We’re lucky enough to spend lots of time at cool events either shooting video or photos of neat cars. During the Holley NHRA National Hot Rod Reunion, we saw a D/Modified Production 1969 Camaro called the Granny Goose II and immediately fell in love.
Modified Production was an NHRA class that appeared in 1964 and was killed off in 1981. Along the way, racers used multitudes of combinations in several different classes. While the A and B/MP cars got lots of recognition because of their ability to throw big numbers up on the score boards, it is cars like the Granny Goose II which ran in the lower classes that people remember so fondly. Why? You listen to the 331ci small block spin to about ten grand on the starting line and tell us.
This particular car was restored to the condition you see it in now just after the turn of the millenium. It was destined to live it’s life as a show car until it was seen by current owner James Payne in 2005. He managed to buy the car and despite please from the former owner to leave it as a show car, Payne did the right thing and prepped it for the track. We’re very glad that he did because it would be wrong to have this awesome piece of history used only for power parking at car shows.
The history of the car, which has been painstakingly documented by both the Paynes and former owner Karl Thiele is awesome. Starting life as a 396/375hp “x66″ code car, it ran B/Stock for a few seasons while doing some street duty with original owner Woody Bateman behind the wheel. In 1970 the car was purchased by Dave Lewis and Bruce Scott who whipped it into D/Modified Production form with a screaming small block and four speed transmission. The paint was laid on by renowned painter Bill Roell and the lettering was done by the equally respected Daubber. That pair actually painted this car three times. Firstly in 1970, then again in 1972, and finally during the resto process in 1999 (with work also being done by Doug Gumbert)! Jerry Cooley and Max Hall bought the car in 1973 and raced it for several years. It then sat until the late 1980′s after being discovered by Thiele.
What made these cars, especially those in the lower MP classes so special was the combination of small blocks and four speeds. Modified Production was a heads-up class, you needed to be the baddest man on the grounds to leave with hardware. The “Goose” through both of it’s ownership regimes was a terror. It won Columbus in 1971, won Indy in 1972, the Winternationals in 1974, was an NHRA Division 2 champion, and was on the Car Craft All-Star team in 1971. This isn’t just a pretty old race car. This Camaro was a bona-fide ass kicker.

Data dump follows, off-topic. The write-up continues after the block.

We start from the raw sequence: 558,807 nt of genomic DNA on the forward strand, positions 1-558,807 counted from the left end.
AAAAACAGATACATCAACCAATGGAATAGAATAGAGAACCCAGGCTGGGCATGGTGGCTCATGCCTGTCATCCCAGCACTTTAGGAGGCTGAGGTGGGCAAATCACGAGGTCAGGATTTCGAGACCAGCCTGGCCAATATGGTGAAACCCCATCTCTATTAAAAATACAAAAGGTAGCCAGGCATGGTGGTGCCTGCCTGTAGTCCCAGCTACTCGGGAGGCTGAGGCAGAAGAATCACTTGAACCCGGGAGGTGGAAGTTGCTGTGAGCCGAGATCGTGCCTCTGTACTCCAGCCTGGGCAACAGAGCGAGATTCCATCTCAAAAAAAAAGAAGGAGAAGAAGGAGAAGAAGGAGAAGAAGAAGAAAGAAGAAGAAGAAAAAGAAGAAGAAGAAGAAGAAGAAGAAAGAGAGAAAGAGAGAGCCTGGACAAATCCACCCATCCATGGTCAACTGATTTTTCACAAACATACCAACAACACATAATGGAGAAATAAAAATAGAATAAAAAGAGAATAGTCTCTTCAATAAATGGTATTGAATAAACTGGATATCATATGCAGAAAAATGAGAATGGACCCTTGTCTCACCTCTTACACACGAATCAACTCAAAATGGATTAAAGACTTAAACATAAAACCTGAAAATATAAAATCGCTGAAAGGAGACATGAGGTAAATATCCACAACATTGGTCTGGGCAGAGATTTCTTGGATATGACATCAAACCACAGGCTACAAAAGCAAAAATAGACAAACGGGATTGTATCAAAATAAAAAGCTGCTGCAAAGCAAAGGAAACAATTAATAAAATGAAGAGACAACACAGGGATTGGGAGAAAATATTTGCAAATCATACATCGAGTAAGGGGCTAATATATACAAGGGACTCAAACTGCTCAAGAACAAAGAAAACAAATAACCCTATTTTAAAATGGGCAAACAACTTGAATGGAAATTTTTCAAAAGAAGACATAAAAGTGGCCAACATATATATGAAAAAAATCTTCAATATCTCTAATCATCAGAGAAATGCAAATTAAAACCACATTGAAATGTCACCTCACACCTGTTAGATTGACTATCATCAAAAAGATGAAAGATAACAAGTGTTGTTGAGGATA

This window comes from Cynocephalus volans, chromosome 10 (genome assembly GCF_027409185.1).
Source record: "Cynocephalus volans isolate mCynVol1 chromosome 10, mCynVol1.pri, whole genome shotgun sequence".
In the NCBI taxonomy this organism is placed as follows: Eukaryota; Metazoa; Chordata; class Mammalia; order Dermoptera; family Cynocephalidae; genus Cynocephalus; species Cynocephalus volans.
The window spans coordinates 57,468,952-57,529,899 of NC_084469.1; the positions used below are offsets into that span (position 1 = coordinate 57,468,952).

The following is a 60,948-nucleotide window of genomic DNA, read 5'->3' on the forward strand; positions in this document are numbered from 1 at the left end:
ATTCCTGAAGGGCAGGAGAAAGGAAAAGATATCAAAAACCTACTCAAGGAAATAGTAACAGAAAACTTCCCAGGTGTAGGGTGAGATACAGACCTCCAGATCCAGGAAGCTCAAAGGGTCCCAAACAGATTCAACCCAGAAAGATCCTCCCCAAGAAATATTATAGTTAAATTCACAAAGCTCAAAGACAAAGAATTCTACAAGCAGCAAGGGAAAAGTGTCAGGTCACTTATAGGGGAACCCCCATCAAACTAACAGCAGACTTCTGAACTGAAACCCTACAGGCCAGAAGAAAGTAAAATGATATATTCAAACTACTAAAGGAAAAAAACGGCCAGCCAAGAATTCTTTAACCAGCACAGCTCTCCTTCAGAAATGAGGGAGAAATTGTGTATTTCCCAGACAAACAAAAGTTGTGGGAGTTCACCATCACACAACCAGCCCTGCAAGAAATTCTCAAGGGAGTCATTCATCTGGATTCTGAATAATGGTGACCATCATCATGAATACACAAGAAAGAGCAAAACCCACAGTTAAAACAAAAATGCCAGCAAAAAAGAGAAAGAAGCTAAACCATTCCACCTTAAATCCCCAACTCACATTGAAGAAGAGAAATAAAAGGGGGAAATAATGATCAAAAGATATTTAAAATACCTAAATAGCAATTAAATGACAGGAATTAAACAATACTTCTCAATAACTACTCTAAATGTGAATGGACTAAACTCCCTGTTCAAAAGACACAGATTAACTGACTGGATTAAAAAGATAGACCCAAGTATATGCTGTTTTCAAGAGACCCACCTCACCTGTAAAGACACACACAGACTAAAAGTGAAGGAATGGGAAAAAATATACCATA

James Payne is the man who gets the credit for putting it back on the track. The car has gone a best of 10.27/132mph with Payne at the wheel. The low 10-second times are courtesy of a tunnel rammed 331ci small block Chevy. Instead of a factory four-speed this car uses a clutch assisted G-Force transmission that bludgeons a Dana 60 rear end with all the power from that screaming small block. The suspension is the same as it was when the car was campaigned in the 1970′s and judging by the way this monster launches, it works just fine for stone age technology.
Driving duties are now handled by Bill “Slow Dollar Bill” Stewart and he does a fine job rowing the gears and hustling the car down the track.
This car has a real effect on people. As we were shooting the feature photos at the end of the strip, people came wandering down to ask Bevy and James questions on the history of the car and to simply admire it. The stance is perfect. The motor, which revs to the freaking moon is perfect, and the fact that there is a third pedal and a shifter coming up through the floor completes the picture.
The Paynes wanted to thank Bill Stewart and his wife Bertie, Dave Sanderson, Jerry Cooley, Bruce Scott, Tom Roudebush, and Dave Lewis.
Click below to see a gallery of photos featuring the Granny Goose II 1969 Camaro!